DAVID HILL HAS THEORIES. HERE'S ONE: A lot of us like to talk to people during the day who we recognize, and who recognize us, and who actually know us by name. Pretty simple, eh? Well, that theory explains a lot, not only about David Hill and his 36-year obsession with “interwoven” communities, but about where his $1 billion company perches in the industry sector flux called home building.
Twenty-one years ago this coming August, the company David Hill named after his father built a home in the middle of a 117-acre lot, a former horse farm that he'd bought from Harper Community College in northwest Chicago's Arlington Heights. The house went up in about 48 days—a two-bedroom, 1,890-square-foot model for 50-somethings who wanted to gently discourage their grown children from wearing out their welcome in the parental abode.
“It became a very good seller,” Hill shares from the phone in his car, snarled in South Busse Road traffic outside Chicago and headed for a business meeting one recent afternoon after office hours at his Rolling Meadows headquarters. “It was cutting edge.” (Ask him some other time what he thinks of cars.)
It was cutting edge. Demographics then was an intriguing but unproved field of study. The Baby Boom was amidst creating Detroit's mini-van market, and 401(k) mutual funds were an unheard of financial planning tool, and marketers could scarcely have imagined a cohort of 78 million spend-alikes on the verge of their retirement, as they are now. The term to describe a married-couple household, post child-rearing years—“empty nester”—was also unheard of in sociological and marketing circles. But there was David Hill, doing homes specifically designed to meet different people's living needs based on their evolving life stage, income, and community needs. What a concept.
Recently, we got to talking about defining moments, and that spurred him to reminisce about the instance that led to the construction of that first house on what became Lake Arlington Townes, an income-sorted, mixed-generational neighborhood of 680 homes finished in 1992.
'Til then, Hill's inclination was to go before zoning and planning boards and tell them what they wanted to hear about the income level of the buyers in projects he'd want to develop, and, without exactly going back on his word, he'd sneak in a belt of low-income housing as part of the community. “The market was ready for income-sorted, mixed-age neighborhoods of varying price points, products, and new densities,” Hill says. “The municipal planning and zoning community was not.” Another Hill theory: “You serve the municipality, then you serve the market; if you can't get past the first, you can't get to the second.”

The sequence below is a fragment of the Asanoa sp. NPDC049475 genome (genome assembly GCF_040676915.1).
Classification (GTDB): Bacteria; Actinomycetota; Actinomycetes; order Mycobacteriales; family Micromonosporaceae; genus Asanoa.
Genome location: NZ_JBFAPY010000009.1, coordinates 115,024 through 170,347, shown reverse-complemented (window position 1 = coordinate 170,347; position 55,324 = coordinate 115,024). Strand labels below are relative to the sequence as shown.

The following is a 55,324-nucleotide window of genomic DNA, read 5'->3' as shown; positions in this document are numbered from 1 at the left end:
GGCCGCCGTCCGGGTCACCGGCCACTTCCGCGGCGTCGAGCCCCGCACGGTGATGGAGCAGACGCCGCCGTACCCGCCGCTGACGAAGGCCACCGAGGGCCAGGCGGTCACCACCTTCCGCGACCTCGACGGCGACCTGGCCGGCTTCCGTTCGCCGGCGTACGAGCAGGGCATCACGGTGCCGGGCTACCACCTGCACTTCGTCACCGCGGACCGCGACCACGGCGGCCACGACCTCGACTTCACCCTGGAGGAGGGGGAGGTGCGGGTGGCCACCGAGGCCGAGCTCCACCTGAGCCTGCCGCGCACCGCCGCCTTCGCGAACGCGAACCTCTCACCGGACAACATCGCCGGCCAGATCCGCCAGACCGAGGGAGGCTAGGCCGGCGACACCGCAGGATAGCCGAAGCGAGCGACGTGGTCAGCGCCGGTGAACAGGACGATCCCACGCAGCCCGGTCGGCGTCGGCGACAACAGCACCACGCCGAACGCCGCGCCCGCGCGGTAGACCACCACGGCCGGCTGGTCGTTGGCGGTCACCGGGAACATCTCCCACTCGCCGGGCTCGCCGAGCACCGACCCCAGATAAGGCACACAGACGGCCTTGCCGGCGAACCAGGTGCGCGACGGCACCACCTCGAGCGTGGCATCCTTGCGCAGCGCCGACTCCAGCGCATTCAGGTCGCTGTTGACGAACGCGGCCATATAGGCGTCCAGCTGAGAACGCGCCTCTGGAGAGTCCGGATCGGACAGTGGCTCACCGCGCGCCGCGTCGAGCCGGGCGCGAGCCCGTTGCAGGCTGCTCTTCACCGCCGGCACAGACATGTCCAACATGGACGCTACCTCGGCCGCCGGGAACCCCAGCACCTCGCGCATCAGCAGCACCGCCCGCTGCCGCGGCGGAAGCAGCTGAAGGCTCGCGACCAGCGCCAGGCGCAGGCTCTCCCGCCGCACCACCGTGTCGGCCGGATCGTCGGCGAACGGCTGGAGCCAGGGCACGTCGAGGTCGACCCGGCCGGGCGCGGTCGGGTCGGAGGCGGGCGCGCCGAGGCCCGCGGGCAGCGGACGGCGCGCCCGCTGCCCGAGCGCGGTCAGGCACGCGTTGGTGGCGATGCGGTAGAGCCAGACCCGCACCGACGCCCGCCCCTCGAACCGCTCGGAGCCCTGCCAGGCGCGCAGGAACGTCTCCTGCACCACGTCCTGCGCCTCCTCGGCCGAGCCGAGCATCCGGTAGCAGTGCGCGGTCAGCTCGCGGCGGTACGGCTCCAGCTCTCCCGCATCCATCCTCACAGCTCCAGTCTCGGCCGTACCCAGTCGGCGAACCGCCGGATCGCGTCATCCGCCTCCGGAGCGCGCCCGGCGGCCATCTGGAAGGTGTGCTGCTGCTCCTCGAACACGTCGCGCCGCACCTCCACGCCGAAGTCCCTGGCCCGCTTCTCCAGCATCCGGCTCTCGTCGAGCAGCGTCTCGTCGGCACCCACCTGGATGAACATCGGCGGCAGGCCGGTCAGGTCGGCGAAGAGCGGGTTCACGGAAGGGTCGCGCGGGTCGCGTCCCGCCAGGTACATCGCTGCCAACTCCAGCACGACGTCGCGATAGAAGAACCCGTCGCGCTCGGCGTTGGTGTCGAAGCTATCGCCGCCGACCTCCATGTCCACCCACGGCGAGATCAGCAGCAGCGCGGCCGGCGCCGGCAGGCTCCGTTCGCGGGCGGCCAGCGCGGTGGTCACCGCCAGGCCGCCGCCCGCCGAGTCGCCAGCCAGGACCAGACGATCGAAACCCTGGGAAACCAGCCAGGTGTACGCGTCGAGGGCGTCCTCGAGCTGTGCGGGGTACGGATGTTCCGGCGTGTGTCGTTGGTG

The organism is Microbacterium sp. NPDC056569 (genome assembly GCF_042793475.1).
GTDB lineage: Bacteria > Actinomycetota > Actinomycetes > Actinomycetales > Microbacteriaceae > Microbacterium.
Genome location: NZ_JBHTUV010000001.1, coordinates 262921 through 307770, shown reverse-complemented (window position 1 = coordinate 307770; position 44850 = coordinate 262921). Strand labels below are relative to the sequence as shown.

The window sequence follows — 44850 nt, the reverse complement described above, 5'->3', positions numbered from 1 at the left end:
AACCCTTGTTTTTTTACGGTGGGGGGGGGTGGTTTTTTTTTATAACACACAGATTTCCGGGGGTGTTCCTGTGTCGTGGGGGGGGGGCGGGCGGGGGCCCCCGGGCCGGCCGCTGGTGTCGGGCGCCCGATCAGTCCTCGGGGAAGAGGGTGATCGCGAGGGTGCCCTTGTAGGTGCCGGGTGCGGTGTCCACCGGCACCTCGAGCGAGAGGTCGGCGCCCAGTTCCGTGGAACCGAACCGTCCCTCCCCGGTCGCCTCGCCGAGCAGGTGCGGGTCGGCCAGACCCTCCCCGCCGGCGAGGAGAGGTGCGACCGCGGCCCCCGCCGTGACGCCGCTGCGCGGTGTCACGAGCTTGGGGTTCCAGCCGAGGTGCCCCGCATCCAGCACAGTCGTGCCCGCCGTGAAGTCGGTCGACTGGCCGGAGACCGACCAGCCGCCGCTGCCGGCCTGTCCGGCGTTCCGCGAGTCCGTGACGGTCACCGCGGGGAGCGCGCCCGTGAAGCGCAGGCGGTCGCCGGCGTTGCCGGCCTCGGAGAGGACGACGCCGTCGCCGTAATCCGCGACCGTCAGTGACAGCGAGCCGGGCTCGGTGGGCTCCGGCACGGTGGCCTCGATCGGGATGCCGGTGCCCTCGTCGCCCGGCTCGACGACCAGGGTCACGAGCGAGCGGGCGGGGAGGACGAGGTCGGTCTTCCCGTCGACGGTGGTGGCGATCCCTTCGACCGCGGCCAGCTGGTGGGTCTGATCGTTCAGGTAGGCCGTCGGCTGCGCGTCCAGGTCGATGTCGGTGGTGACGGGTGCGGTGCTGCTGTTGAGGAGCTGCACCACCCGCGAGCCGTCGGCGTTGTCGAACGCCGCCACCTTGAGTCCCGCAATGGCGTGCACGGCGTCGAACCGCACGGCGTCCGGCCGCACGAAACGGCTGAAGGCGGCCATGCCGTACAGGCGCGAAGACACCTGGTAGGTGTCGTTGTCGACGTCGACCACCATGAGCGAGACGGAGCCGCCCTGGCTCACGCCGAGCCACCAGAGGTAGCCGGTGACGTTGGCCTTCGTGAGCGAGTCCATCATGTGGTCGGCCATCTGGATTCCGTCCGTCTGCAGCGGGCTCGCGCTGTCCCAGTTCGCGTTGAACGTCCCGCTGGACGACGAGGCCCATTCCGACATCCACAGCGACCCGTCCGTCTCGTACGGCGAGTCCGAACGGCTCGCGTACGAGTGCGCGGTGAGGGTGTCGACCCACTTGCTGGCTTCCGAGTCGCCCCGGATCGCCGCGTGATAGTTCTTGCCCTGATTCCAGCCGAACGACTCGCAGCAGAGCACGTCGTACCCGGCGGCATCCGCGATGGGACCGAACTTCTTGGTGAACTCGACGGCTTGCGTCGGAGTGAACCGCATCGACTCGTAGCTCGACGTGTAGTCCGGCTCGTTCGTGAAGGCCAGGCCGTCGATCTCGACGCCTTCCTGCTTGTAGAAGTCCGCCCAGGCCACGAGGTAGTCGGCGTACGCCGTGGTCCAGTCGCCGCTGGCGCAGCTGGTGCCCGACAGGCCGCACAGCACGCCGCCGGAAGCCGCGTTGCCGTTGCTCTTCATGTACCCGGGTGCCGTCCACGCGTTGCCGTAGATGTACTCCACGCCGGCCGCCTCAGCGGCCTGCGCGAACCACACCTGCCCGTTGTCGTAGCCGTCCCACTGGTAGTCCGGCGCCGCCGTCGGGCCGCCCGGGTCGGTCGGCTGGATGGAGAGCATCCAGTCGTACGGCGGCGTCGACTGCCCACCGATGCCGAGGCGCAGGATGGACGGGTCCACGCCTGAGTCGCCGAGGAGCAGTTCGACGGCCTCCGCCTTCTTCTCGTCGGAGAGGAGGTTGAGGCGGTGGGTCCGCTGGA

This time, though, he put it all out there. He told the village board that Lake Arlington Townes was going to be a variety of high-quality homes for people of varying walks of life, varying generations, and varying means—and that one-day, the neighborhood would make everybody involved in its approval and funding very proud. Oddly enough, the village board gave it the go-ahead.
Fast-forward 17 years. Hill's reading, for the first time, Jane Jacob's The Death and Life of Great American Cities. He recognized his career's mission in her pages, and he recognized that he has more work to do. Infill, attached, and mixed-use may have found currency in today's home building world, but for Hill, it's always been about building 24/7 communities, an activity he admits is addictive.
For the part about Hill's plan to keep Kimball Hill doing what it does, see Lisa Marquis Jackson's “King of the Hill,” page 48.
We're excited this month to introduce new regular contributors who we believe will enrich your experience with the magazine each issue. The new line-up includes: the Harvard Joint Center for Housing Studies' Eric Belsky, whose “Big Picture” on page 25 will provide context and commentary on market trends and what to make of them; First Home Builders of Florida CFO Jamie Pirello offers great insight into finance issues in “Big Money,” page 76; and Bill Gloede unravels the opportunities and challenges of home technology for production builders in “Digital Home,” page 88.
Let me know what you think.